The Guide: Setting Business Goals

Not sure how to translate those big startup business goals into actionable steps? Try one of these business goals templates to help you get your startup where you want it to be.

July 7th, 2017   |    By: Emma McGowan    |    Tags: Strategy

So, you’re launching a startup. Big goals obviously aren’t an issue. You want 10x customers! You want to 4x your retention rate! You want to be the next Facebook or the Airbnb of X!

The big stuff is what entrepreneurs are  good at. But it’s in breaking those big steps down into smaller, actionable ones where we tend to trip up. I’d even go as far as to say that the inability to break big goals down into smaller business goals and then into short-term objectives is one of the main reasons that the majority of startups fail.

Sound familiar?

So, how do you go from big goal to smaller goal to actionable steps you can start taking right now? The process is going to be different for every startup, of course, but here’s how to start.

Name the big goal.

business goals

First things first: You have to name that big goal. You can’t work toward it if it’s not clear what it is, right? So take the time to really figure out what your big goal — or goals — is. Make sure that it’s something that simultaneously encompasses a pie-in-the-sky value and is tangible. (So, for example, “solving sexism” might be a little out of reach but “changing the gender culture of our industry” could be more realistic.”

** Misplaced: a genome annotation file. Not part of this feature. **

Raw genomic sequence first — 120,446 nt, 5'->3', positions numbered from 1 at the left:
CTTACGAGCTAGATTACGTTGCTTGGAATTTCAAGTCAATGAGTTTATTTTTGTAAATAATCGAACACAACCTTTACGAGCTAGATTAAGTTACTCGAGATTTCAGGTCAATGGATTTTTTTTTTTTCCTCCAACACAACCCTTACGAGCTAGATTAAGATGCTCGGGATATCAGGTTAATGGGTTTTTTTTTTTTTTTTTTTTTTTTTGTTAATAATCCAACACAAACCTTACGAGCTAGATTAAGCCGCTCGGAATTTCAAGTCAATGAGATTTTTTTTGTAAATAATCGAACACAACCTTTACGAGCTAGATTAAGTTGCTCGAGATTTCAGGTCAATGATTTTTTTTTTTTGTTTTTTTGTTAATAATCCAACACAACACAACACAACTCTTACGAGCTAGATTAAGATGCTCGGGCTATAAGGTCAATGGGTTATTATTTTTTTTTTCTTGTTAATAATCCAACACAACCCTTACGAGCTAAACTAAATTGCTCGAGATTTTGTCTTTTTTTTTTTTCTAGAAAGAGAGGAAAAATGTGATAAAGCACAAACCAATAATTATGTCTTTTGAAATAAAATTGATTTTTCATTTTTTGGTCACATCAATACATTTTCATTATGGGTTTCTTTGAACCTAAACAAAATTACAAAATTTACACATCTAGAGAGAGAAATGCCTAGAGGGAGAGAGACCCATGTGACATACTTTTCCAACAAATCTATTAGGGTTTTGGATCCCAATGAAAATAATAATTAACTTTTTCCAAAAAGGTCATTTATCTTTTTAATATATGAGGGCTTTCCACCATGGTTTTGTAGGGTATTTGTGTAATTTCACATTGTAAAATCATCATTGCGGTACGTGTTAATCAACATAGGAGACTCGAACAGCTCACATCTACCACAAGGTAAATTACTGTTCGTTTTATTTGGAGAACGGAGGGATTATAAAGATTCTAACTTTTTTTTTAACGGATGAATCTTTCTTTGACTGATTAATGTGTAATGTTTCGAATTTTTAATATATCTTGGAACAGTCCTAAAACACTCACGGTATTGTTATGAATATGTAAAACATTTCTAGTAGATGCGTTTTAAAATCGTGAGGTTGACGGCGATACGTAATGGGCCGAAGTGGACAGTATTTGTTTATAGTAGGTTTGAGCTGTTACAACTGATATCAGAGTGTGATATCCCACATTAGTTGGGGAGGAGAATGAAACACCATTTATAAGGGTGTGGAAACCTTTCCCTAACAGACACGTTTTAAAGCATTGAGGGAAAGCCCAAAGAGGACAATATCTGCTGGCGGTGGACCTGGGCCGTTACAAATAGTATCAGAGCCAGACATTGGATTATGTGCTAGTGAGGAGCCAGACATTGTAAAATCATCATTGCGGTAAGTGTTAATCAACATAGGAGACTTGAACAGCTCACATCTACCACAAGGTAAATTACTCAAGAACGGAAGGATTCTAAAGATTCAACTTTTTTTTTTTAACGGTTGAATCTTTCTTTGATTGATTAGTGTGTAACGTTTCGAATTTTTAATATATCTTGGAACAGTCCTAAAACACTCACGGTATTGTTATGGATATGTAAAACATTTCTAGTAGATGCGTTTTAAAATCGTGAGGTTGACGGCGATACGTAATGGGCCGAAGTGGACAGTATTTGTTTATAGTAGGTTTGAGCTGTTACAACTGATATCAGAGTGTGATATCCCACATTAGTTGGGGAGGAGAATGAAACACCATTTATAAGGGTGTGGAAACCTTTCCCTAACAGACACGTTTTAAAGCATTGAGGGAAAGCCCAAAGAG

When you’re naming your big startup business goal, make sure to include your whole team in the process. It’s a good way to make sure that you’re all on the same page moving forward.

Work backwards.

business goals

Once you’ve named your goal, it’s time to work backwards in order to create the steps you need to take in order to get there. A great question to ask is: “What are the five most important things that need to happen right before I meet that big goal?” Once you have those five, come up with the five most important things you need for each of them and continue on until you have actions you can take right now. It might take a while, but it’s a great way to make that big, big goal feel like it’s actually reachable.

Examples of Business Goals templates you can follow:

Working backwards is  just one strategy you can employ to meet your startup business goals. If this is going to work, you have to pick a structure that works for you.

With that in mind, we’ll be sharing user-friendly templates that you can use over the next few days. Starting on Monday, we’ll be sharing three startup business goal templates: Hierarchy of Goals, Visual Mapping, and S.M.A.R.T. Thinking. Be sure to check back on Monday, Tuesday, and Wednesday for links to each post!

About the Author

Emma McGowan

Emma McGowan is a full time blogger and digital nomad has been writing about startups, living with startup people, and basically breathing startups for the past five years. Emma is a regular contributor to Bustle,, KillerStartups, and MiKandi. Her byline can also be found on Mashable, The Daily Dot's The Kernel, Mic, The Bold Italic, as well as a number of startup blogs.

Follow her on Twitter @MissEmmaMcG.

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